As of N1QL X.X, we assume that you perform a query on a single data bucket in Couchbase Server. Therefore when you use N1QL 1.0 for queries, it will find information in a single bucket. You can have one or more buckets for a single server instance and more than one bucket for an entire Couchbase cluster. This implies that there are no JOIN operations found in other query languages; queries are not yet supported as joins across multiple data buckets.

Besides a command, each query can have multiple optional parts, including clauses, expressions and functions. Expressions are parts of a query which will compare values against one another or perform arithmetic calculations, and clauses are typically used for the limiting the scope of a query.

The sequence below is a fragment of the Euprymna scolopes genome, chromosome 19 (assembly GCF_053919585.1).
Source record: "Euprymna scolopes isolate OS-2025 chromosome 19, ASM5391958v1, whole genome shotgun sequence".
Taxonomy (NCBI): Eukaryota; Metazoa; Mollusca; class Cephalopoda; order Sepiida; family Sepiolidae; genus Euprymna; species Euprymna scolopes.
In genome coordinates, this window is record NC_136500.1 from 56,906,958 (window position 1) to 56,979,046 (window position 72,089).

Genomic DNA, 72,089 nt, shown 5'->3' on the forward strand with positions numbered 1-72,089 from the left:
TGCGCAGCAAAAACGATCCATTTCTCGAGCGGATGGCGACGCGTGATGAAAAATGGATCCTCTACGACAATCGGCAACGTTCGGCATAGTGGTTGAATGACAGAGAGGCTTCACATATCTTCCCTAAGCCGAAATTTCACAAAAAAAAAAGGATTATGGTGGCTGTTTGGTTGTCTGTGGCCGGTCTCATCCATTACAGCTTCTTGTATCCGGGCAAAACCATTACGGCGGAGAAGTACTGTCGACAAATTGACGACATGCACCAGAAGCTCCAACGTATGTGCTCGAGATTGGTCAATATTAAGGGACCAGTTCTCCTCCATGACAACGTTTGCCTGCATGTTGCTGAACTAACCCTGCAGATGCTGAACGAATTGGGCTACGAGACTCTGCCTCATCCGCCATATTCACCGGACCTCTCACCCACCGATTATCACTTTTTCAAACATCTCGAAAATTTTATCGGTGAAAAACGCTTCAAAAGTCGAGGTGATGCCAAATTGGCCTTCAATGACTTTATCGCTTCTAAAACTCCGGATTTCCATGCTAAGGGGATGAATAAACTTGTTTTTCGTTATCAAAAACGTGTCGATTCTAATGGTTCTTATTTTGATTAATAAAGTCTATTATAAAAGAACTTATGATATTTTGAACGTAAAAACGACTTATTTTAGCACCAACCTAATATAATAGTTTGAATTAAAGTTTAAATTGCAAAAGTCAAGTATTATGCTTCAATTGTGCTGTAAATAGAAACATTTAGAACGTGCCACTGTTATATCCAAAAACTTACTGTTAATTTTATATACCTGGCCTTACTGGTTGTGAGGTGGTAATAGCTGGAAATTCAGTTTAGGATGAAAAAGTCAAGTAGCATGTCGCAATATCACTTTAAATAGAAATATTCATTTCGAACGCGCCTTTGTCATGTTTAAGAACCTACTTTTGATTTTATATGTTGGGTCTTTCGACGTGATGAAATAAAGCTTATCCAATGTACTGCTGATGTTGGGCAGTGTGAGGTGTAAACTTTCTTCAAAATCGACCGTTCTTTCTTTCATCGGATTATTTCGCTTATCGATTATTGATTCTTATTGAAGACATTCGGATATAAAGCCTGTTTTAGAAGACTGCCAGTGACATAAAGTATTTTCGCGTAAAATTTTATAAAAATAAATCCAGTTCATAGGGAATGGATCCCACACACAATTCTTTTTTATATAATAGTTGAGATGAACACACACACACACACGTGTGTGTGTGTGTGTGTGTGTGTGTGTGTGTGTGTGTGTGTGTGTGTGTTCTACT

When you perform a query, a sequence of steps gets executed. Each step corresponds to the different clauses and expressions in a query. The expressions evaluated first will produce an intermediate result set, which is also known as output objects. The output objects from a step will become the input for the next step and produce the next result set. After all expressions have been evaluated in a query you have a final result set.

Types of Operations

There are different types of expressions in N1QL for extracting, grouping and ordering data. The following describe the major categories of operations and the order in which they are handled:

  • Filter Expressions - If you provide a filtering expression, the server applies this to every item in a data bucket and only keeps the items where the result is true.
  • Aggregate Expressions - This expression groups all items in a result set by evaluating the aggregate expression. The result set contains these groups.
  • Having Expressions - The server applies this expression to all items in a result set and only keeps an item in the result set if the expression evaluates to true.